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If You Don’t Tell Santa What You Want, You Won’t Get Anything

If You Don't Tell Santa What You Want, You Won't Get Anything

If You Don’t Tell Santa What You Want, You Won’t Get Anything ~ A Short Story by Allen Kopp

We lived in a small town with small stores, where there was no sit-down Santa to talk to. The nearest big stores were in the city two hours away. Every year my mother and grandma took my sister and me to see Santa and do some Christmas shopping.

I was little and didn’t know any better so I liked the city, which was so unlike the town we lived in. I liked the cars and the crowds of people standing on the street corners waiting for the light to change so they could walk across; the tall buildings and the roaring buses that had a particular smell of their own. I liked the whistle of the policeman directing traffic and the clang of the bell-ringing Santa on the sidewalk (not the real Santa, I knew) who was trying to get people to drop money into his pot. Of course, it had to be cold weather (the colder the better) and not raining, or none of this would have held any appeal for me. Cold weather was absolutely essential to get the feel of Christmas.

I was six so I still firmly believed in the myth of Santa Claus. I also believed that if you weren’t able to talk to Santa and tell him what you wanted in the run-up to Christmas, you would be out of luck and would get nothing. No presents, no Santa, no nothing. I already knew the world was a hard place.

Mother had lived in the city before she was married so she knew her way around downtown. As she maneuvered the car through the traffic to get to where she wanted to park, I was still sleepy from the Dramamine I had been given before we left home but I didn’t feel like vomiting, so that was the important thing. She parked in a pay parking lot a few blocks from where we were going and we all got out of the car.

“They charge a dollar now for parking,” mother said. “I don’t know what the world is coming to. Just last year it was fifty cents.”

Grandma helped my sister and me on with our hats and gloves and we began the several-blocks walk down to the department store where Santa was.

This store was famous for its animated Christmas windows. We stopped to take a look at them but there were so many people crowded around that we couldn’t see them very well, so we went on inside the store. I was starting to feel little-kid anxiety about seeing Santa. I might freeze up when I sat on his lap and not be able to tell him what I wanted. I felt my throat constrict at the thought.

To get in to where Santa was, you had to walk through the “Winter Wonderland” that was supposed to be the North Pole. There was a wooden walkway to get through it and there were plenty of elves around to make sure nobody left the walkway and tried to walk on the fake snow, pull on the fake trees (trees at the North Pole?) or try to get a closer look at the reindeer. It was all very pretty, with Christmas music blasting over the sound system, but I couldn’t wait to get through it and in to see Santa.

After we passed through “Winter Wonderland,” There were ropes on poles to keep all the people in a neat line. It was about half adults and half kids. Some of the women held tiny babies or pushed them in strollers. You knew they were too young and would only waste Santa’s time. Most of the kids, you could tell, were trying to hold still and not squirm too much. A few of them looked as nervous as I felt.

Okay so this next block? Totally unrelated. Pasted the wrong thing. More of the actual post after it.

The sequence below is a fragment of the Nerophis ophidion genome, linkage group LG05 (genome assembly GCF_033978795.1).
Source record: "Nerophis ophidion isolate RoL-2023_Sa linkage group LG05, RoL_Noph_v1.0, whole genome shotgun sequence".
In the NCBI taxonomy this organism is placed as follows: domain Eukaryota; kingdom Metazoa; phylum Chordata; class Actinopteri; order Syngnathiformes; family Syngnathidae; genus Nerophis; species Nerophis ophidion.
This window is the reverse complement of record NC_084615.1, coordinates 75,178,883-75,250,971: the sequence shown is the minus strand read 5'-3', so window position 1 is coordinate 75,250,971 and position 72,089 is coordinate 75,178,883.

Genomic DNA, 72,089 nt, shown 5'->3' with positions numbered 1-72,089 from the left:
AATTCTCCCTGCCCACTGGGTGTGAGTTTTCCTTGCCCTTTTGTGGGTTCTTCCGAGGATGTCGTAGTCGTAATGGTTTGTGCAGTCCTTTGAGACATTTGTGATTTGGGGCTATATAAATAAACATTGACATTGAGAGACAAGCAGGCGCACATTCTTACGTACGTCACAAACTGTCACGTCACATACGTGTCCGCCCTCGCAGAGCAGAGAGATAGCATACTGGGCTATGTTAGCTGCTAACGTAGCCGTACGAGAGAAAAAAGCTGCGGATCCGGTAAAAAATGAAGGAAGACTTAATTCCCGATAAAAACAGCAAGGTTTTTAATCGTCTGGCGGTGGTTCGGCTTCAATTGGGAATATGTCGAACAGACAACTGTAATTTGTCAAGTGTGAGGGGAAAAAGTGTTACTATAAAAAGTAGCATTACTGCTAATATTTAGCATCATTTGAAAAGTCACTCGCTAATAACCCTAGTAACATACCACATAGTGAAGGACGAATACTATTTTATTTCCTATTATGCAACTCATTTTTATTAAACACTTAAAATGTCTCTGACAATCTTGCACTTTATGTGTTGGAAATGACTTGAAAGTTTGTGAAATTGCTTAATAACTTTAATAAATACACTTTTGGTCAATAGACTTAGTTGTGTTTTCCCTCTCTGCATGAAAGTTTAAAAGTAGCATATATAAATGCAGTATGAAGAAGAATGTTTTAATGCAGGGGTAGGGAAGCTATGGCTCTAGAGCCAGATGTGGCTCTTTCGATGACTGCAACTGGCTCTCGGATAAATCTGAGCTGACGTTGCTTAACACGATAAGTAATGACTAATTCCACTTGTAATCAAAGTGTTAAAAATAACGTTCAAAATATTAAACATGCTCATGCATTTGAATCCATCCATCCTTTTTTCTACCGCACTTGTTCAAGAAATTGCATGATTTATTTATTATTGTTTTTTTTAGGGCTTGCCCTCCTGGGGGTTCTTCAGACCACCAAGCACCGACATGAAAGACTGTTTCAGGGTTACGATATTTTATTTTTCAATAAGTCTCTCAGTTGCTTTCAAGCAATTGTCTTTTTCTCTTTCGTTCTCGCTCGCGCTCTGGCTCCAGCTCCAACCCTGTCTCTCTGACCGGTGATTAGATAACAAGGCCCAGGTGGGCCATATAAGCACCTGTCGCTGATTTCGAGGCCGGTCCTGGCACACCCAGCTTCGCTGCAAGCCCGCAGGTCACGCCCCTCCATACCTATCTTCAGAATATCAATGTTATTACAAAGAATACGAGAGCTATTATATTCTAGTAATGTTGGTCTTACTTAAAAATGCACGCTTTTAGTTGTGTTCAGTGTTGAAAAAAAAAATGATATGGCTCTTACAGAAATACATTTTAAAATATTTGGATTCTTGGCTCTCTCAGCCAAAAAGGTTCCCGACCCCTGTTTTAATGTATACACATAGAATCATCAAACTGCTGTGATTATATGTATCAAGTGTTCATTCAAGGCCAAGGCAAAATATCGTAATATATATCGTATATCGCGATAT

In about fifteen minutes, we finally came to the place where we could see Santa on his throne. I breathed a sigh of relief when I was actually able to see him and know he was there. There were still about twenty more little kids in front of me, though, before it would be my turn.

Santa was flanked by yet more elves to keep the line moving and keep any one child from taking up too much of his time. Each child was placed on Santa’s lap, Santa leaned over to let the child speak into his ear for about twenty seconds and then the child was removed in an elfin movement of robotic efficiency.

My heart was beating too fast as I got nearer to Santa. I tried to keep in my mind what I was going to say, but I wasn’t sure if I’d be able to remember it. I knew my mother, sister and grandma were somewhere behind me, watching me, but I wasn’t thinking about them. I only wanted to get this over with.

Finally it was my turn. A burly elf with acne put his hands on either side of my rib cage and hoisted me up; I swung my legs over and found myself face to face with Santa. He smiled at me and I could see his thick lips through his whiskers. He breathed on the side of my head.

“What would you like for Santa to bring you?” he asked.

“Uh, I want a sled and a pair of cowboy boots and…”

“What else?”

“A Howdy-Doody puppet and a racing car set and some books and…”


“That’s all I can think of right now.”

“Have you been a good boy this year?” he asked.

“Oh, yes!”

He gave me a candy cane, and the same elf who had lifted me up then lifted me down. I realized then how silly all this was.

After my sister had her turn with Santa, I rejoined mother and grandma. “Did you tell him everything you wanted?” mother asked me.

“Everything I could think of,” I said.

“Now, that doesn’t mean you’ll get everything just because you told him you wanted it.”

“How does he remember what people tell him without writing it down?” I asked.

“I guess he has a photographic memory.”

“He’s really something, isn’t he?”

We had lunch on the mezzanine level where you could look down and see hundreds of people moving around like ants. There was nothing like that back home. Then after lunch it was on to the serious shopping.

Copyright © 2015 by Allen Kopp


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